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Backing tracks

Discussion in 'Live Sound [BG]' started by jimmyb, Feb 1, 2017.

  1. jimmyb

    jimmyb An Avid Indoorsman Supporting Member

    Mar 12, 2003
    Elkton, MD
    I'm leading a classic rock cover band.
    We auditioned a couple drummers. Settled on a slick Los Angeles transplant and started getting to work. As he started to feel comfortable, he suggested we use some backing tracks in our sets. (Horns/keys/backing vocals).
    With some adjustments, I must admit, it does sound good. Really good.
    Using maybe 10 songs out of a 40 song setlist.
    Let's us play songs we couldn't pull off b4 and really opens up lots of possibilities.
    But I'm not gonna lie, it feels like cheating. Guitar player hates em. Says we are a karaoke band.
    Opinions split down the middle.
    I know pro bands use em... But where is the line between adding to ur live sound and being Millie Vanillie?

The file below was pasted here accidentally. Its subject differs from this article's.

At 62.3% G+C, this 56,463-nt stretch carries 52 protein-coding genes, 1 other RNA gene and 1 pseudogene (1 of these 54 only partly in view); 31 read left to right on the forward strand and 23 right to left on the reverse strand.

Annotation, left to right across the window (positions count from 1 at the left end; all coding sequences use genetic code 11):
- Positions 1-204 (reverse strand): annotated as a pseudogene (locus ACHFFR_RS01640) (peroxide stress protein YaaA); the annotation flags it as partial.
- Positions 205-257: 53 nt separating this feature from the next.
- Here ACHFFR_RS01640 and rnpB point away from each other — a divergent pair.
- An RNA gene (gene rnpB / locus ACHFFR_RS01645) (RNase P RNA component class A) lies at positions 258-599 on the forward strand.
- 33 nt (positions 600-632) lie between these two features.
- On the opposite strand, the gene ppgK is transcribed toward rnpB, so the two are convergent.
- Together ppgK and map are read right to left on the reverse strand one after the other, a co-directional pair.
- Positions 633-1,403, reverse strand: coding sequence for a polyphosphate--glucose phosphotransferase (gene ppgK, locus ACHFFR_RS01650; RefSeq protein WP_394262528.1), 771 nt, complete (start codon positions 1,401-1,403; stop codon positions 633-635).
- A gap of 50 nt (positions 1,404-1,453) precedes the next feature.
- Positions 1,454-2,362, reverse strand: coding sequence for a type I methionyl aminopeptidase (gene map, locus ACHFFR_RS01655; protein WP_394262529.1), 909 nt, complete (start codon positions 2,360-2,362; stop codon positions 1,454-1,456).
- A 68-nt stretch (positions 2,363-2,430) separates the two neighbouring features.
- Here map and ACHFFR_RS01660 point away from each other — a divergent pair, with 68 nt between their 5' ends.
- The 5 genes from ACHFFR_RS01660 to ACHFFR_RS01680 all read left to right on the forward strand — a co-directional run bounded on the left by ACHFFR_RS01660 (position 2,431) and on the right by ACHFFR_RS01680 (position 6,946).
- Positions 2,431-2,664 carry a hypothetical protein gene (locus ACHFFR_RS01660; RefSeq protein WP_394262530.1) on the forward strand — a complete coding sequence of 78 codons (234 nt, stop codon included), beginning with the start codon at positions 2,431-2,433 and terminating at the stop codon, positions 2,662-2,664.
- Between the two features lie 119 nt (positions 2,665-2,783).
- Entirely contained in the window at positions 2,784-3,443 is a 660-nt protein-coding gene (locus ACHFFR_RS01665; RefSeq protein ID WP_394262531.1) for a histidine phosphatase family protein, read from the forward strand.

What say u?
  2. Daedraziel


    Aug 19, 2013
    Toms River NJ
    Sometimes the tracks are absolutely needed to do certain songs well. Although, being in the cover band scene for years, I can honestly say that it does have a stigma attached to it. When its not done perfectly, it sounds terrible (like a karaoke band as you said) and other musicians hate it on instinct...not that you should give a damn. I'm of the opinion that they should NOT be used to plug the gaps in your bands' abilities. If you need the keys, the sax, the horns, the backup vocals, get the players or find a workaround.

    I did sound for a cellist, drummer, and guitarist original indie rock band not long ago that used backing tracks for most of the show. Bunch of young college kids who did a fantastic job who added only what was needed to the tracks. It was easy to mix as well, but they needed it for their "sound"